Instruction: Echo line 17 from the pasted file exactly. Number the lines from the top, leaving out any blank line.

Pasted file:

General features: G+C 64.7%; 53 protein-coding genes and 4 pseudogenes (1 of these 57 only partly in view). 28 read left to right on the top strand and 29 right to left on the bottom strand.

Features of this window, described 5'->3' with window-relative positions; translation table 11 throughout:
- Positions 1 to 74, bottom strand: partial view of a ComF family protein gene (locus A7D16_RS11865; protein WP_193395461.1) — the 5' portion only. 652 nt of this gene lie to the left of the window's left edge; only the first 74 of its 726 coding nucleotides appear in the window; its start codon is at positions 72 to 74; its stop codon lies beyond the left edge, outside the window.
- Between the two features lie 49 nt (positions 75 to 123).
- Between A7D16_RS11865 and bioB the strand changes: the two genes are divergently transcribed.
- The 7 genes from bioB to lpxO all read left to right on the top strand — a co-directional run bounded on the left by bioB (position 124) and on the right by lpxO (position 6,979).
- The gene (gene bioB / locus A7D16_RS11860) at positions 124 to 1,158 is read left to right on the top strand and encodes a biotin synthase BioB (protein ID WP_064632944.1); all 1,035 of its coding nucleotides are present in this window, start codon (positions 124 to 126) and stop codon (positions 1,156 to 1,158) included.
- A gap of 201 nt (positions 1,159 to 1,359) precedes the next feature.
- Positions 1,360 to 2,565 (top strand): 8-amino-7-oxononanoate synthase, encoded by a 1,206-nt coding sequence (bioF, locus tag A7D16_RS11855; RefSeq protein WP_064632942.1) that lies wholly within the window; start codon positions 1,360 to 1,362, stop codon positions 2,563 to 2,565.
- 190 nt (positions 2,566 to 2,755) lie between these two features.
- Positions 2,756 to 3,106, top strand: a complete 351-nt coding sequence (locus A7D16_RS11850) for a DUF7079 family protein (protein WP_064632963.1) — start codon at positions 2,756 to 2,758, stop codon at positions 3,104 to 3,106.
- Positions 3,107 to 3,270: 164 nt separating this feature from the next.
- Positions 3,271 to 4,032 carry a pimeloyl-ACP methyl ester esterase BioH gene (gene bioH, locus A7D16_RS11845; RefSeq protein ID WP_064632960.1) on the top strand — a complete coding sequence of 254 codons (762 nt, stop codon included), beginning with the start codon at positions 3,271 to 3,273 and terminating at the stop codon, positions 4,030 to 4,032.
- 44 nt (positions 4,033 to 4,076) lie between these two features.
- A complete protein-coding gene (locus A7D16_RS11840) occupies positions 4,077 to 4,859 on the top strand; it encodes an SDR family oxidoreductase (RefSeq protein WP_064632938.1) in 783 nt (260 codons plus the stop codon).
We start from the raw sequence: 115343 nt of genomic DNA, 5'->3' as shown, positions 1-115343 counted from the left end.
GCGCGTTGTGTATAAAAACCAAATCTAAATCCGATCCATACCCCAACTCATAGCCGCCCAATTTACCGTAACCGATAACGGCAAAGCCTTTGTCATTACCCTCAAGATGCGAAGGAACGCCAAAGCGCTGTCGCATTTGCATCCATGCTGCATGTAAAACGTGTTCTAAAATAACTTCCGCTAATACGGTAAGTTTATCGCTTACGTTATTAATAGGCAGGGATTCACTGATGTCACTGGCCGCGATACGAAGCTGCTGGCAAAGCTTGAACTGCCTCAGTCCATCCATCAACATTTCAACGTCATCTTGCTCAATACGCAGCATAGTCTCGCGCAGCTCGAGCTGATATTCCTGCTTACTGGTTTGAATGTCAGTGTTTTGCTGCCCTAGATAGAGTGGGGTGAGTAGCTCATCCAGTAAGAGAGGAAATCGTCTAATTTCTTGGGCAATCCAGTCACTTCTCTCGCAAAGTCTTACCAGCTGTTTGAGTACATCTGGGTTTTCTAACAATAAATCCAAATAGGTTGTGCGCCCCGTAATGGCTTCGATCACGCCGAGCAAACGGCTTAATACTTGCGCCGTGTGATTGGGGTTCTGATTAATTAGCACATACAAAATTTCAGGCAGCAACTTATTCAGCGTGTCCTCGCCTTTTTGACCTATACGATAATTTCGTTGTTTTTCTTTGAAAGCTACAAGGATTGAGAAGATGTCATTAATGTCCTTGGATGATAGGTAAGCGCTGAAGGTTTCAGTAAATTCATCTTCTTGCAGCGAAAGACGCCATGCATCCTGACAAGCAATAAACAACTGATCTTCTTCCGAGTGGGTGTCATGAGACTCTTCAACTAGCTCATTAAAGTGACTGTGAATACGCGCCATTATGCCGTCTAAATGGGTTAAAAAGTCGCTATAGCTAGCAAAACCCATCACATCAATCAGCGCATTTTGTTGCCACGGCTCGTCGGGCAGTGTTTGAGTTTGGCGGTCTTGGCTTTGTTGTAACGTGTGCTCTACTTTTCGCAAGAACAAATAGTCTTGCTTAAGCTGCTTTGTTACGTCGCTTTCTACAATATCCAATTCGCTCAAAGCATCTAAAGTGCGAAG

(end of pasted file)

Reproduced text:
GCGCGTTGTGTATAAAAACCAAATCTAAATCCGATCCATACCCCAACTCATAGCCGCCCAATTTACCGTAACCGATAACGGCAAAGCCTTTGTCATTACCCTCAAGATGCGAAGGAACGCCAAAGCGCTGTCGCATTTGCATCCATGCTGCATGTAAAACGTGTTCTAAAATAACTTCCGCTAATACGGTAAGTTTATCGCTTACGTTATTAATAGGCAGGGATTCACTGATGTCACTGGCCGCGATACGAAGCTGCTGGCAAAGCTTGAACTGCCTCAGTCCATCCATCAACATTTCAACGTCATCTTGCTCAATACGCAGCATAGTCTCGCGCAGCTCGAGCTGATATTCCTGCTTACTGGTTTGAATGTCAGTGTTTTGCTGCCCTAGATAGAGTGGGGTGAGTAGCTCATCCAGTAAGAGAGGAAATCGTCTAATTTCTTGGGCAATCCAGTCACTTCTCTCGCAAAGTCTTACCAGCTGTTTGAGTACATCTGGGTTTTCTAACAATAAATCCAAATAGGTTGTGCGCCCCGTAATGGCTTCGATCACGCCGAGCAAACGGCTTAATACTTGCGCCGTGTGATTGGGGTTCTGATTAATTAGCACATACAAAATTTCAGGCAGCAACTTATTCAGCGTGTCCTCGCCTTTTTGACCTATACGATAATTTCGTTGTTTTTCTTTGAAAGCTACAAGGATTGAGAAGATGTCATTAATGTCCTTGGATGATAGGTAAGCGCTGAAGGTTTCAGTAAATTCATCTTCTTGCAGCGAAAGACGCCATGCATCCTGACAAGCAATAAACAACTGATCTTCTTCCGAGTGGGTGTCATGAGACTCTTCAACTAGCTCATTAAAGTGACTGTGAATACGCGCCATTATGCCGTCTAAATGGGTTAAAAAGTCGCTATAGCTAGCAAAACCCATCACATCAATCAGCGCATTTTGTTGCCACGGCTCGTCGGGCAGTGTTTGAGTTTGGCGGTCTTGGCTTTGTTGTAACGTGTGCTCTACTTTTCGCAAGAACAAATAGTCTTGCTTAAGCTGCTTTGTTACGTCGCTTTCTACAATATCCAATTCGCTCAAAGCATCTAAAGTGCGAAG